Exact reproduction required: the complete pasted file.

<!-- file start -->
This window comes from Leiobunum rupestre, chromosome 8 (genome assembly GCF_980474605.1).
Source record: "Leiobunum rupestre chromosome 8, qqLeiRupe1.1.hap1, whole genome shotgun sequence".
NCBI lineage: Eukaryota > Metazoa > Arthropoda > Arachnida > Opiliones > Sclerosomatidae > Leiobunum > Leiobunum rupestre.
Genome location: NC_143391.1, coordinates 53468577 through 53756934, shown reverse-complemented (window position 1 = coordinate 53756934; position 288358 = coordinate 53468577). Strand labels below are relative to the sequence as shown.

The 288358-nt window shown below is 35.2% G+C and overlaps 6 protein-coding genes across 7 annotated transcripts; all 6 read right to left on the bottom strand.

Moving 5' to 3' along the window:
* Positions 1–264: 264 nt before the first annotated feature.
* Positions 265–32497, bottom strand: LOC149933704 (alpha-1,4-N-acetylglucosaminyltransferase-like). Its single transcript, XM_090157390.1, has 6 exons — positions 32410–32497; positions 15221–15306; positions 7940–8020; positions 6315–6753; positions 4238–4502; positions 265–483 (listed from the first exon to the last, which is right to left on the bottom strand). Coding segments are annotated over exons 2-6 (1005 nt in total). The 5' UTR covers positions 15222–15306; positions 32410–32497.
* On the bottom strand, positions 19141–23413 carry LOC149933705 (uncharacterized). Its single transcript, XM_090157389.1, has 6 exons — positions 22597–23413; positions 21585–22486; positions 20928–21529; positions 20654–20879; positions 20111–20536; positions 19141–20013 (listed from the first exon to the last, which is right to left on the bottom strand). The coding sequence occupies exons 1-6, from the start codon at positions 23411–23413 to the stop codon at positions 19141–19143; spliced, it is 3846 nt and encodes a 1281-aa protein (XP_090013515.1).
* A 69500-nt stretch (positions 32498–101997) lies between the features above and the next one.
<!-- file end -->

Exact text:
This window comes from Leiobunum rupestre, chromosome 8 (genome assembly GCF_980474605.1).
Source record: "Leiobunum rupestre chromosome 8, qqLeiRupe1.1.hap1, whole genome shotgun sequence".
NCBI lineage: Eukaryota > Metazoa > Arthropoda > Arachnida > Opiliones > Sclerosomatidae > Leiobunum > Leiobunum rupestre.
Genome location: NC_143391.1, coordinates 53468577 through 53756934, shown reverse-complemented (window position 1 = coordinate 53756934; position 288358 = coordinate 53468577). Strand labels below are relative to the sequence as shown.

The 288358-nt window shown below is 35.2% G+C and overlaps 6 protein-coding genes across 7 annotated transcripts; all 6 read right to left on the bottom strand.

Moving 5' to 3' along the window:
* Positions 1–264: 264 nt before the first annotated feature.
* Positions 265–32497, bottom strand: LOC149933704 (alpha-1,4-N-acetylglucosaminyltransferase-like). Its single transcript, XM_090157390.1, has 6 exons — positions 32410–32497; positions 15221–15306; positions 7940–8020; positions 6315–6753; positions 4238–4502; positions 265–483 (listed from the first exon to the last, which is right to left on the bottom strand). Coding segments are annotated over exons 2-6 (1005 nt in total). The 5' UTR covers positions 15222–15306; positions 32410–32497.
* On the bottom strand, positions 19141–23413 carry LOC149933705 (uncharacterized). Its single transcript, XM_090157389.1, has 6 exons — positions 22597–23413; positions 21585–22486; positions 20928–21529; positions 20654–20879; positions 20111–20536; positions 19141–20013 (listed from the first exon to the last, which is right to left on the bottom strand). The coding sequence occupies exons 1-6, from the start codon at positions 23411–23413 to the stop codon at positions 19141–19143; spliced, it is 3846 nt and encodes a 1281-aa protein (XP_090013515.1).
* A 69500-nt stretch (positions 32498–101997) lies between the features above and the next one.